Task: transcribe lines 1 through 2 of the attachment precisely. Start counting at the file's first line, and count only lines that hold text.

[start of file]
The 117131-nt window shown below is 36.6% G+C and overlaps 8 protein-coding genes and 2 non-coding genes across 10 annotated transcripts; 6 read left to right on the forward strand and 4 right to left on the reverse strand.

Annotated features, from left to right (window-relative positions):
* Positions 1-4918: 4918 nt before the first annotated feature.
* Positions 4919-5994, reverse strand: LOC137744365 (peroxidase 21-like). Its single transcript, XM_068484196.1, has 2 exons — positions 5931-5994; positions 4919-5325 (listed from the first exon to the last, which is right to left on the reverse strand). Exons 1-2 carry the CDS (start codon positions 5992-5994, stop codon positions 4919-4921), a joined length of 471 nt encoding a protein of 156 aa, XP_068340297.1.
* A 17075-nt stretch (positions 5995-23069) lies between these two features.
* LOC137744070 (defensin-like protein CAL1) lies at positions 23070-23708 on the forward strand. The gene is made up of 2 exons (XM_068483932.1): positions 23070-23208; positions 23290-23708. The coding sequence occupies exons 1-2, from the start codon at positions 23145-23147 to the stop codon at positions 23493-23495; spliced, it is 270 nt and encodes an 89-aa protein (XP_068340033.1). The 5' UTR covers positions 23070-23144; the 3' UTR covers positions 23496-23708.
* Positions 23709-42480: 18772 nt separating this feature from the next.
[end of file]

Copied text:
The 117131-nt window shown below is 36.6% G+C and overlaps 8 protein-coding genes and 2 non-coding genes across 10 annotated transcripts; 6 read left to right on the forward strand and 4 right to left on the reverse strand.

Annotated features, from left to right (window-relative positions):